|Publication number||US5247212 A|
|Application number||US 07/648,219|
|Publication date||Sep 21, 1993|
|Filing date||Jan 31, 1991|
|Priority date||Jan 31, 1991|
|Also published as||CA2101559A1, CA2101559C, DE69204659D1, DE69204659T2, EP0569540A1, EP0569540B1, WO1992014304A1|
|Publication number||07648219, 648219, US 5247212 A, US 5247212A, US-A-5247212, US5247212 A, US5247212A|
|Inventors||Albert W. Vinal|
|Original Assignee||Thunderbird Technologies, Inc.|
|Export Citation||BiBTeX, EndNote, RefMan|
|Patent Citations (36), Non-Patent Citations (8), Referenced by (18), Classifications (16), Legal Events (8)|
|External Links: USPTO, USPTO Assignment, Espacenet|
This invention relates to integrated circuit field effect transistor (FET) logic circuits, and more particularly to high speed, high density complementary all-parallel FET logic circuits.
Complementary Field Effect Transistor (FET) logic circuits, and in particular Complementary Metal Oxide Semiconductor (CMOS) logic circuits have become increasingly popular for integrated circuit logic, among other reasons because of their high circuit density and low power dissipation. A typical CMOS logic gate is illustrated in FIG. 1 of U.S. Pat. No. 3,911,289 to Takemoto entitled MOS Type Semiconductor IC Device. A CMOS logic gate typically includes a driving stage having a plurality of FETs of a first conductivity type connected in parallel and a load stage comprising a like plurality of serially connected FETs of opposite conductivity type. Each logic signal input is applied simultaneously to a pair of transistors, one driver and one load.
Unfortunately, the serial connection of the load transistors in conventional CMOS logic gates reduces the toggle rate or switching speed of the gate and also reduces the number of inputs which may be applied to the gate (referred to as "fan-in"). To overcome these problems an "all parallel" CMOS gate design has heretofore been proposed. One all parallel CMOS logic gate is described in FIG. 3A of the aforementioned U.S. Pat. No. 3,911,289, in which the serial load transistors are replaced by a first load which may be an MOS transistor or a resistor, and a second load comprising an MOS transistor having opposite conductivity type from the driver stage transistors.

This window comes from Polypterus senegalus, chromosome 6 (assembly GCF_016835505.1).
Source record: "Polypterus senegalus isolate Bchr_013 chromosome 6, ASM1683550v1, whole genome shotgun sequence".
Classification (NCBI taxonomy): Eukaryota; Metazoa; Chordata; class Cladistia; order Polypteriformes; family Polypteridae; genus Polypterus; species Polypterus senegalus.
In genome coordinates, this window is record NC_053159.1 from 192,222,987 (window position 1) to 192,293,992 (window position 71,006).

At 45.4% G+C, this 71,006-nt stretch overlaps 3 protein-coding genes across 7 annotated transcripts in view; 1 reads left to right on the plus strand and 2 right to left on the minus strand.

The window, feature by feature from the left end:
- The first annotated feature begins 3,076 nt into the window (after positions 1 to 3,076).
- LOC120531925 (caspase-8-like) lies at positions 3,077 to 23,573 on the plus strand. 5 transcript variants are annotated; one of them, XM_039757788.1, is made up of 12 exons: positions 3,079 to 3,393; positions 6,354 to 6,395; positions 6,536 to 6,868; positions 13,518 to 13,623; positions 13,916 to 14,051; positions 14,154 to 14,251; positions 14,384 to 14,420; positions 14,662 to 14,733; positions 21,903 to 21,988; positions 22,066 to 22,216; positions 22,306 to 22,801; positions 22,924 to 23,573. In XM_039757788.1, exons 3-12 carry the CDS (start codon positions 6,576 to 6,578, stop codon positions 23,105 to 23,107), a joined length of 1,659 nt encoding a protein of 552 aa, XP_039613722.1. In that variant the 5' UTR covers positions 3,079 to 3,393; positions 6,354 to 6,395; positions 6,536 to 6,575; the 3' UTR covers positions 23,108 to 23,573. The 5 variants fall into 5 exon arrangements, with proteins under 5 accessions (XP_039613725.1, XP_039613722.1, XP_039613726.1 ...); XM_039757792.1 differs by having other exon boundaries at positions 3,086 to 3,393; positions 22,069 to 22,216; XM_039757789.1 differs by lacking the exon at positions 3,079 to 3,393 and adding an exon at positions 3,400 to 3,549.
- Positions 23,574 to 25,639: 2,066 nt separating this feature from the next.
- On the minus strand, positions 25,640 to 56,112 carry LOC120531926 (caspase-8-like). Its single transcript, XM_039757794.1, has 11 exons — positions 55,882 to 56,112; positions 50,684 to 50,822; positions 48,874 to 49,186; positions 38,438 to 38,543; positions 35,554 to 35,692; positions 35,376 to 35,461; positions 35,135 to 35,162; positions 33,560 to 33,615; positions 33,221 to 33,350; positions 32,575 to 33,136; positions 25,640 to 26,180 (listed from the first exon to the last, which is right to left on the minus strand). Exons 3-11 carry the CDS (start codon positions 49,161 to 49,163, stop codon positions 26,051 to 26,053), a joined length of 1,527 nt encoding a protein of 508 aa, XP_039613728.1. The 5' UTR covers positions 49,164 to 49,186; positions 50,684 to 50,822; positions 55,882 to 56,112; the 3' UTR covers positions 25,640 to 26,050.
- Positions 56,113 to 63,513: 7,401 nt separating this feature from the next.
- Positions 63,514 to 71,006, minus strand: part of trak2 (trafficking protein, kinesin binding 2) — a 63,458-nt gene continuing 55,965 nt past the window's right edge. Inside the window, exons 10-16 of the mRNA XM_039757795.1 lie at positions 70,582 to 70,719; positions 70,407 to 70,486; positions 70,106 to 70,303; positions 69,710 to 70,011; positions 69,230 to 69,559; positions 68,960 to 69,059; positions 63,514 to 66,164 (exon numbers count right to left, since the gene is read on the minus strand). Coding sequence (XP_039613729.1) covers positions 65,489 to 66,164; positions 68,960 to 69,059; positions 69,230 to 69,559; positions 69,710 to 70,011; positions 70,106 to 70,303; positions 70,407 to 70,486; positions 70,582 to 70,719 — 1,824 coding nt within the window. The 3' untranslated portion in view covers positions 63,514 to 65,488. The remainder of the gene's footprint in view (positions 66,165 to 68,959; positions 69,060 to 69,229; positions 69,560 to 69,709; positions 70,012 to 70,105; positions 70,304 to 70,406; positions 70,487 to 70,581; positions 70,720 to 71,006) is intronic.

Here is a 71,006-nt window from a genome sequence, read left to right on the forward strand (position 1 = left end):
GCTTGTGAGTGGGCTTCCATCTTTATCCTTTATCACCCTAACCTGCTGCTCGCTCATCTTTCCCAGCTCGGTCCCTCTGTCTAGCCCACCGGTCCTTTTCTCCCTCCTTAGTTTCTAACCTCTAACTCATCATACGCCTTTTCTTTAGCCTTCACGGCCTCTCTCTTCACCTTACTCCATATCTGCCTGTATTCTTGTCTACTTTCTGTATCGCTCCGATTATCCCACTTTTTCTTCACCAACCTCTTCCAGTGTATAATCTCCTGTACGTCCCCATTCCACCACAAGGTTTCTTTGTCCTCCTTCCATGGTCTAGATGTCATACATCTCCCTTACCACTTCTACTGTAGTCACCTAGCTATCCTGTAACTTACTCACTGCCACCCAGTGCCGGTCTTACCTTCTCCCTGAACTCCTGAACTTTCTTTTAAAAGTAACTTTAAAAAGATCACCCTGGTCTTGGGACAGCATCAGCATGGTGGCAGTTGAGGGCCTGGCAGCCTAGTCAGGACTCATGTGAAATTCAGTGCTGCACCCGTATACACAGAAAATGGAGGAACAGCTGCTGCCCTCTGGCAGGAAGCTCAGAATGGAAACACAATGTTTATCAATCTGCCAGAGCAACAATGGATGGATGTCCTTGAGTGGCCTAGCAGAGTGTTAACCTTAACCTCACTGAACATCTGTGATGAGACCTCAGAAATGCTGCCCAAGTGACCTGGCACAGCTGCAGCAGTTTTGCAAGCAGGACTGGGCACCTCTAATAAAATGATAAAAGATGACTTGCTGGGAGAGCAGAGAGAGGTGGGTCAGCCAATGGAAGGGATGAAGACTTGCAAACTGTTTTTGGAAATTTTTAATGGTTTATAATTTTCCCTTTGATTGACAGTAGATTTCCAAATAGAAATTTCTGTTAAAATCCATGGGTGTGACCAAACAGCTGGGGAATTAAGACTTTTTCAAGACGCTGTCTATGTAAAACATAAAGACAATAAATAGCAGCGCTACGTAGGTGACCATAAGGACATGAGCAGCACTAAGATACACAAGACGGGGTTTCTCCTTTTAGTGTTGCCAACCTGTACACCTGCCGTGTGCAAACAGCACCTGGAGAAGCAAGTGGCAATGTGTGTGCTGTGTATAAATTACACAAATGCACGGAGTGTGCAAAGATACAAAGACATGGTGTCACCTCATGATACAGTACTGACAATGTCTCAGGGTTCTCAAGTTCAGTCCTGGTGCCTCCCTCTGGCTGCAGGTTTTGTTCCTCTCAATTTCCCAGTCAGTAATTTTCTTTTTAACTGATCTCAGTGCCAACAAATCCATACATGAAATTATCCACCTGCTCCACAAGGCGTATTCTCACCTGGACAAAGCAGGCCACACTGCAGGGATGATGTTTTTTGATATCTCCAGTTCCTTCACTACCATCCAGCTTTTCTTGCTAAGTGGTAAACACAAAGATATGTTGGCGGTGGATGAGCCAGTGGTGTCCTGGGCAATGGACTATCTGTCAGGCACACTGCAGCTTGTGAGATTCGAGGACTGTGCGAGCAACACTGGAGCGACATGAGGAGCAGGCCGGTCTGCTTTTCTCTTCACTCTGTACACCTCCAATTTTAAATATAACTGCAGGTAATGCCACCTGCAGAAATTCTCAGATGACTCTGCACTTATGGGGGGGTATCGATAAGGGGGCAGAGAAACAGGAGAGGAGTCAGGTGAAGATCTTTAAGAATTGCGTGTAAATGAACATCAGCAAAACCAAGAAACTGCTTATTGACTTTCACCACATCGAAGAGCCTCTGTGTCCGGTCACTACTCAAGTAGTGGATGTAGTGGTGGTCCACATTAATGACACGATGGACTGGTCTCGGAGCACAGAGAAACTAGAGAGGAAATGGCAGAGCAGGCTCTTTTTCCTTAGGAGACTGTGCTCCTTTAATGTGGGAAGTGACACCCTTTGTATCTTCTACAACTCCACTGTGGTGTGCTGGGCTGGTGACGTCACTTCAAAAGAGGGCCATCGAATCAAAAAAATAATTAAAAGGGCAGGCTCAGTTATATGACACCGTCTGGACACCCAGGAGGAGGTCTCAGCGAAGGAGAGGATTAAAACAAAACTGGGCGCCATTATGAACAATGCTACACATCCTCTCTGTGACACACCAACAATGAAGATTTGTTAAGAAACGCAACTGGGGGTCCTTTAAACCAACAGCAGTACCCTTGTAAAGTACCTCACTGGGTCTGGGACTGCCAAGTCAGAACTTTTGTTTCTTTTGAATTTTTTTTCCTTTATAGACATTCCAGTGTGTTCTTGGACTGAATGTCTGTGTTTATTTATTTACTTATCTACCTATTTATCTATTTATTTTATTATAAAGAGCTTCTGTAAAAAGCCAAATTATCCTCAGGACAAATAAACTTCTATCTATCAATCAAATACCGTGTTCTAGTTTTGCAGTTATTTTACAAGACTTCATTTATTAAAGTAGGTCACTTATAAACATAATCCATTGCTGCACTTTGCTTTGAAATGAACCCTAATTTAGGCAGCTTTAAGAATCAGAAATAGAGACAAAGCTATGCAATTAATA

A particularly high performance all-parallel logic family is described in application Ser. No. 7/338,280 filed on Apr. 14, 1989 to the present inventor Albert W. Vinal and entitled High Speed Complementary Field Effect Transistor Logic Circuits, now U.S. Pat. No. 5,001,367, which is assigned to the assignee of the present invention, the disclosure of which is hereby incorporated herein by reference. A high speed, high density low power dissipation complementary FET logic circuit is disclosed, in which the voltage transfer function of the logic gate's complementary FET inverter output stage is deliberately skewed to dramatically decrease the lift-off interval for the logic gate and thereby dramatically increase the speed of the gate. A switching speed of 500 megahertz or greater may be obtained, which is a factor of five or more greater than prior art all-parallel logic designs, for example the design disclosed in the aforementioned U.S. Pat. 3,911,289.
Notwithstanding the above described improvement, there is a continued need for higher performance all-parallel logic designs. In particular, there is a continued need for a high speed logic circuit family in which the rise and delay times of the gate are minimized. In other words, the internal delay of the gate in providing a logic output signal which accurately reflects the state of the logic input signals must be minimized.
Another major limitation on the speed of complementary FET logic inputs is the inherent difference between the saturation current of P-channel devices compared to those of N-channel devices. In particular, silicon P-channel FET devices deliver about half the saturation current as comparable N-channel FET devices. The lower saturation current and corresponding lower carrier mobility of P-channel device limits the overall speed of the logic gate.
Finally, the internal capacitance of the logic gate also is a major roadblock in increasing its speed. The internal capacitance of the gate also typically limits the number of logic inputs which can be handled by a single gate (fan-in). Applications that require large numbers of logical inputs, such as decoding operations, therefore typically require "trees" of cascaded logic gates, which dramatically increase the overall delay time.
It is therefore an object of the present invention to provide a high speed complementary all-parallel FET logic circuit family.
It is another object of the present invention to provide a high speed complementary all-parallel FET logic family which exhibits minimum delay.
It is yet another object of the invention to provide a high speed complementary all-parallel FET logic family, the performance of which is not limited by the inherently lower saturation current and carrier mobility of P-channel FET devices.
It is still another object of the present invention to provide a high speed complementary all-parallel FET logic family which exhibits low internal capacitance so that large numbers of logic inputs may be handled by a single gate.